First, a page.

The Khashoggi saga

The Khashoggi saga

If I am forgiven for being too skeptical, I have to admit no stories about the Khashoggi killing sound convincing to me so far. It must be very rare or unique in world history since the Middle Ages to torture and murder a dissident in a consulate. Unfortunately, countries that seek to silence unwanted people find easier ways to get rid of their dissidents. I do not expect Saudi Arabia to be as skilled as Russia, but I cannot avoid thinking even Saudis cannot be that stupid. Nevertheless, I have no idea about what really happened like any other humble person who could not know such things.

Under the circumstances, as I had written last week, I am more interested in the political circumstances around this saga. My first impression is there must have been many people in the United States who are not happy with Crown Prince Mohammed bin Salman and they have been very disturbed by his “dark side.” His decision to start a military operation in Yemen has also been disagreeable, followed by him recklessly taking Lebanese Prime Minister Saad al-Hariri hostage and so on. It seems all those people would not know about those things before he finally ordered to kill a dissident.

At least we know more about what those people think and feel about United States President Donald Trump from the beginning, so it is not surprising to see everyone is so happy to condemn him about his close ties with the Crown Prince. Nevertheless, it is rather intriguing to learn that U.S. political and media establishments are so principled that they cannot tolerate a president who cares more about “U.S. interests” and less about “U.S. values,” as if it had never been so before Trump and especially in the case of Saudi-U.S. relations.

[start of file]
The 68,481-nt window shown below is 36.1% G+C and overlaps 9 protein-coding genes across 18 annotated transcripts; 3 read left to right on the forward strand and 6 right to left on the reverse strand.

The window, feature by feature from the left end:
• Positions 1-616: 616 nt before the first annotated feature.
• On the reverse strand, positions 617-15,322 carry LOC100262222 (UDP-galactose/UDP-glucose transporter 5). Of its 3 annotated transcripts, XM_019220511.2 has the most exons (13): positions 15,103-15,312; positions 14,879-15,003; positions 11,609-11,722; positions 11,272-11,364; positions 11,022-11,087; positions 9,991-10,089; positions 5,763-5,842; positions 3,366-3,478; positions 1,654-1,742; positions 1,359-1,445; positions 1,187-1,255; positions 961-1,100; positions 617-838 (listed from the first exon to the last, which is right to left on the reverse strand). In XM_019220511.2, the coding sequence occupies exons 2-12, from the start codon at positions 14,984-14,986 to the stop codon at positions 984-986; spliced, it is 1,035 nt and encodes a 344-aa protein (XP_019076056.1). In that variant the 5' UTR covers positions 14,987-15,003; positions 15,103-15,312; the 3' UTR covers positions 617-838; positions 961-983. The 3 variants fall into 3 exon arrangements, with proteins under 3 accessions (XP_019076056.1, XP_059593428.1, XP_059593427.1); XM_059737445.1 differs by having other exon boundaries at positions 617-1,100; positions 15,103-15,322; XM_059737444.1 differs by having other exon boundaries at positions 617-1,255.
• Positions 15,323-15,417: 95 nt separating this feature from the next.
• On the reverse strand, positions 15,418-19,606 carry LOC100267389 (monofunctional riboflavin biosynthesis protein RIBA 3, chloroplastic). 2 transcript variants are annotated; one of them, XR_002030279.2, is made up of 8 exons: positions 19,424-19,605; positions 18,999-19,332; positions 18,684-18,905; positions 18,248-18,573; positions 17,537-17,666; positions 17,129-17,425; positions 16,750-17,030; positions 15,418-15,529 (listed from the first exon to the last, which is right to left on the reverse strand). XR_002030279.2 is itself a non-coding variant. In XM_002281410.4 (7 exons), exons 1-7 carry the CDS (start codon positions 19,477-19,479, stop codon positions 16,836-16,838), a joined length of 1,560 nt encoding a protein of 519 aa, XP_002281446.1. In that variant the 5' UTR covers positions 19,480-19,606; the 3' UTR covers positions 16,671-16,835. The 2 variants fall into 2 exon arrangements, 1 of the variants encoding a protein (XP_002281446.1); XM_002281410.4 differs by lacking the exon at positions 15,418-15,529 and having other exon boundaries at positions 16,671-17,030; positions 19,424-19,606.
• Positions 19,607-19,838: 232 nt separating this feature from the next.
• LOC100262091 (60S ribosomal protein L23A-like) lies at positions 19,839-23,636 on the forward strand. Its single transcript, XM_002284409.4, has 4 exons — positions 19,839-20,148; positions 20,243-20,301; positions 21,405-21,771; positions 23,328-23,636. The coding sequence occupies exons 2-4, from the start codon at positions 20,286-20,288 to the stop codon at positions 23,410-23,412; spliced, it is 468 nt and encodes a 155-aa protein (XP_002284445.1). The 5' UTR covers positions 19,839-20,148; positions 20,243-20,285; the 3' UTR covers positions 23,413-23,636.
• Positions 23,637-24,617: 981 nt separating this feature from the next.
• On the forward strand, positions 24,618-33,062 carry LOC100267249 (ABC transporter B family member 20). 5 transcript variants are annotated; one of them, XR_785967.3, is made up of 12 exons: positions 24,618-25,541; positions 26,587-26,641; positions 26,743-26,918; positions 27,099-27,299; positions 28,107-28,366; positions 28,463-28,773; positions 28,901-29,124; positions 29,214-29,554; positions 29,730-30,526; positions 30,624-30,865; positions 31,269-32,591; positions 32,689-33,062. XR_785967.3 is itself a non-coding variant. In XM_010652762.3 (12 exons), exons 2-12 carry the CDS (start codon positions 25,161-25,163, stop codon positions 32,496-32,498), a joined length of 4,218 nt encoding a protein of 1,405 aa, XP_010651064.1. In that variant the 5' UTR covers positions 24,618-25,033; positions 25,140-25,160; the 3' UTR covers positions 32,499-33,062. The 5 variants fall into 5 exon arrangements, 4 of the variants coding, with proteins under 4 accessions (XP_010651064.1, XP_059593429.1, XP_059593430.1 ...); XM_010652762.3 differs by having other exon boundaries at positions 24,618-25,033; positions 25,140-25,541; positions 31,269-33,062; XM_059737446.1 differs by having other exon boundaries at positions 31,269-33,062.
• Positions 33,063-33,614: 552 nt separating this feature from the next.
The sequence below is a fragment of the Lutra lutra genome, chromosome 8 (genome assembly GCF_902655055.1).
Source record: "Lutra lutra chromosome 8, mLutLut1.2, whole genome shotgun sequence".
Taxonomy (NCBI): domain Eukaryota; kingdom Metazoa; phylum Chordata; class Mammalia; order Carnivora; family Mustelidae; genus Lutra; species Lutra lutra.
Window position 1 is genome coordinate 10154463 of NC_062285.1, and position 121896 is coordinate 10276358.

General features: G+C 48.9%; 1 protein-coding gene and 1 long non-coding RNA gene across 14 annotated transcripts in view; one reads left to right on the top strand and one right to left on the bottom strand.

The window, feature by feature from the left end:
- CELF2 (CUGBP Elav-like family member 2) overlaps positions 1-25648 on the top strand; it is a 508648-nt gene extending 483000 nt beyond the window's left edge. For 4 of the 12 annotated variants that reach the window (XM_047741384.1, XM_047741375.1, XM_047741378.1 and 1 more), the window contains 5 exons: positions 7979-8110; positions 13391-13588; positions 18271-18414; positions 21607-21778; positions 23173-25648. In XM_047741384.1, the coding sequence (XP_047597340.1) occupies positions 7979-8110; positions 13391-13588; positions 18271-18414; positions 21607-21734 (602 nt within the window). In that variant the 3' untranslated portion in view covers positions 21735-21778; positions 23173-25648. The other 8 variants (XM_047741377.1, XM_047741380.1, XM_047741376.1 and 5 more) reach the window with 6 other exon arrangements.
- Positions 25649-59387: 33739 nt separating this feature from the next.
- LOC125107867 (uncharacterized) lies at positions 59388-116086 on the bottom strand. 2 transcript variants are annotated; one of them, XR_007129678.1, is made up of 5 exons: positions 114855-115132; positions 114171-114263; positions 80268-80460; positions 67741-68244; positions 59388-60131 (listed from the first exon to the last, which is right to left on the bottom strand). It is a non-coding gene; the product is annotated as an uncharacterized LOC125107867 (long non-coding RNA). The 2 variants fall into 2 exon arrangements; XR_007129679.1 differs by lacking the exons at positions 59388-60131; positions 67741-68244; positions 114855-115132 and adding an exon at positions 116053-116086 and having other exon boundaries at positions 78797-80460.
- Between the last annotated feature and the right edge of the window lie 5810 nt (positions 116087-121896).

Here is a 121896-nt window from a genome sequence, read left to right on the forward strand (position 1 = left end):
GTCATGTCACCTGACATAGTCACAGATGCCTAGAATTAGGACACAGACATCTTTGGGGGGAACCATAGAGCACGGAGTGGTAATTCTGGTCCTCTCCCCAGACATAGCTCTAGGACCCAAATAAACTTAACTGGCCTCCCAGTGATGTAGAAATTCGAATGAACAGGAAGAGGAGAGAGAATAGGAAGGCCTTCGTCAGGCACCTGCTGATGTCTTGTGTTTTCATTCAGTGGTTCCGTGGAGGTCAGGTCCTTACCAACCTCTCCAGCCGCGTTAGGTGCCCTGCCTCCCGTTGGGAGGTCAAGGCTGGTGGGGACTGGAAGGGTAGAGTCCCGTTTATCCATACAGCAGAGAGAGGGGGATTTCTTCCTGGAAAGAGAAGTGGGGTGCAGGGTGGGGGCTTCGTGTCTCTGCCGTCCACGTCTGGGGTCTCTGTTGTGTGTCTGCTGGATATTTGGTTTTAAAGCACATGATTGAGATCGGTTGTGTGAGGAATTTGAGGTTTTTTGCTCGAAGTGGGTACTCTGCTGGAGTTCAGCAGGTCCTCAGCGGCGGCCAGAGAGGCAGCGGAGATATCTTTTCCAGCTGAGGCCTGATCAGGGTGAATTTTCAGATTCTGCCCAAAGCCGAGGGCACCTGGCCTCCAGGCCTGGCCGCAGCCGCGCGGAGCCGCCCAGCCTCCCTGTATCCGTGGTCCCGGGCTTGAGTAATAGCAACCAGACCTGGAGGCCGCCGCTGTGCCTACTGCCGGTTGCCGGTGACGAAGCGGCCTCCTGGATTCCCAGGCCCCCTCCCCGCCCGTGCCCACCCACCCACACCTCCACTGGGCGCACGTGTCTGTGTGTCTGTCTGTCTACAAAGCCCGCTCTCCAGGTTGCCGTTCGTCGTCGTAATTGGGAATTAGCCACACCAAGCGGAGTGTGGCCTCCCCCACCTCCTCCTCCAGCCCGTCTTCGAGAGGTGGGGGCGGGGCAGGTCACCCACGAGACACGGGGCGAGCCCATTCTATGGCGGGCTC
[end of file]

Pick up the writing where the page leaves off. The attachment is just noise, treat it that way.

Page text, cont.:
Finally, it seems all those who portray the victim as a freedom fighter and a lover of democracy, have no idea about Khashoggi’s “dark side”—that he worked for the Saudi government and intelligence at some point and that he was an advocate of the execution of a Shia cleric Nimr al-Nimr in 2016 among many others. Even if we all know hypocrisy is almost a norm in international relations, the political and media narrative about the Khashoggi affair is quite provocative to question its genuineness.

As for the Saudis, we all know again that the Crown Prince has a lot of enemies in his country who enjoyed his fall very much, especially if we remember he imprisoned a significant portion of Saudi elite who have global financial and media network connections in the Ritz Carlton Hotel not too long ago. Finally, it seems it is the end of the story and all Americans and Saudis but the Crown Prince and his circle will live happily ever after this incident, even if they lost a dear friend. The only problem seems to be balancing their principles and U.S. financial and political interests. Since it occurred, not only Trump but even Khashoggi’s best friends have started caring about those interests. It seems even anti-Trump people are especially concerned that weakening ties with the Saudis may play into the hands of Iran.

As for Turkey, it recently started to be speculated that Turkey would be the winner at the end of the day, since the whole affair gave advantage to Turkey vis-a-vis Saudi Arabia and the U.S. in a difficult time. Alas, if nothing can bring Khashoggi back to life, let it be advantageous for Turkey (his fiance’s country after all), I am inclined to think. Nevertheless, I cannot avoid to be concerned about what happens if all turn against Turkey at some stage. After all, it is what happened in the Syrian war, as Turkey was encouraged and applauded by its Western allies for engaging in the regime change and then began being accused of being a “jihadi highway” at another stage.

Nuray Mert, Jamal Khashoggi,